I had been skeptical about how warm my wet feet would stay in these wet, cold conditions with merino wool socks under my soaked Lone Peak trail runners. I had a couple pairs of merino wool socks, plus a pair each of untested waterproof Sealskinz and Injiji toe socks liners. Although totally wet, my merino socks kept my feet surprisingly warm the first day, right up until I stopped hiking. Then they were immediately cold until I got on a dry pair. The next morning I decided to try the toe sock liners under the merinos as suggested; figuring my feet would again be soaked soon after that afternoon’s rain and probably blister. Probably two minutes into my hike I thought I could easily step stone across the shallow Bear Creek to at least start the day dry. But I caught a trekking pole on a branch, dropped it in the creek, and it started to float away. I had no choice but to wade down the creek after it; I needed both poles to set up my trekking pole tent. My shoes, socks, and feet were soaked right from the start, but once I again stayed warm all day until I stopped hiking. I never hiked in the Sealskinz or even brought them again, but they were great to slide my wet, wrinkled, & shivering feet into after I got to camp.
I saw another pair of hikers headed back towards Denver, the only others I saw on this trip after leaving Waterton Canyon. I started the climb up from Bear Creek and began to enjoy the solitude. I stopped to take in the view of the clouds over a distant rocky peak, but it wasn’t long until I felt a light rain. On the way down I could see the valley along the South Platte, but hurried my pace as I saw the rain turn to snow.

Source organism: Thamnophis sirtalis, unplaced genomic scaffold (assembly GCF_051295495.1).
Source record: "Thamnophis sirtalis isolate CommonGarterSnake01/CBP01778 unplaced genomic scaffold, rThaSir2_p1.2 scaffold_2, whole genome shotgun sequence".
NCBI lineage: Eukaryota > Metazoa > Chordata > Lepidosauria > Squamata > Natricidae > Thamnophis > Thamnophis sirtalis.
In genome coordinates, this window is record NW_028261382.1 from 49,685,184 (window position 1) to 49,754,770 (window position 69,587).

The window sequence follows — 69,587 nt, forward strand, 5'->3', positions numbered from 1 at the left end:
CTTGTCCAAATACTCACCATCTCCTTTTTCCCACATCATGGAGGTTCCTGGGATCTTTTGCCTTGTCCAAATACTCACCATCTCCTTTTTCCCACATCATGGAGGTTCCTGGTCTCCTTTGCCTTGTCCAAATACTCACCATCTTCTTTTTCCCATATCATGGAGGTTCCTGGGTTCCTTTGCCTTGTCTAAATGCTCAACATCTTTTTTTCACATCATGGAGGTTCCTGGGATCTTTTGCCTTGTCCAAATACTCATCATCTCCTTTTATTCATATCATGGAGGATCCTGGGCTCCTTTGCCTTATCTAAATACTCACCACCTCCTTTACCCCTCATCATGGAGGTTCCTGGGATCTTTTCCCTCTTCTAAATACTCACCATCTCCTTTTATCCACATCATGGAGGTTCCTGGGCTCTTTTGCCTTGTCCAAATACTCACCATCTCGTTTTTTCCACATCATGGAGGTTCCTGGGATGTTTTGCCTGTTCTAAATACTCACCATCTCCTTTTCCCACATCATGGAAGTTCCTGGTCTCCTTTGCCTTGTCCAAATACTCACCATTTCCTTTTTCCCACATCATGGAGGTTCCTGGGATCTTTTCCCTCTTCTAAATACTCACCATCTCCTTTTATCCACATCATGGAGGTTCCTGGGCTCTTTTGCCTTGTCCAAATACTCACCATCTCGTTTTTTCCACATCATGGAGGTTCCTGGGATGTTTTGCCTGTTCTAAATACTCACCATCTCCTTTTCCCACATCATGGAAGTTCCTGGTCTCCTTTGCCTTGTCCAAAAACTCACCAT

Like the day before, it began to rain heavily right as I set up my tent. With rain and possible snow in the forecast I had opted to bring my more waterproof silpoly Xmid instead of my silnylon Tiger Wall tent. I had a little trouble getting the stakes to hold in the rain-saturated ground ground at first with the wind and freezing rain, but thankfully I stayed dry inside and appreciated the extra space in my Xmid 2p for the next 12 or so hours. I used up every inch of my interior ridgeline hanging my wetted-out rain gear and socks. My rain gear dried out pretty well but I started the next day in wet socks, which again kept me warm as long as I kept moving. I was now a convert of the toe sock liners inside merino socks. My favorite new gear, however, were my EE down booties. The worst part of the next morning; and most others after that, was when I had to take off my gloves to pull my stakes out of the cold, muddy ground and roll up my wet tent. Nothing like freezing wet fingers to start my day.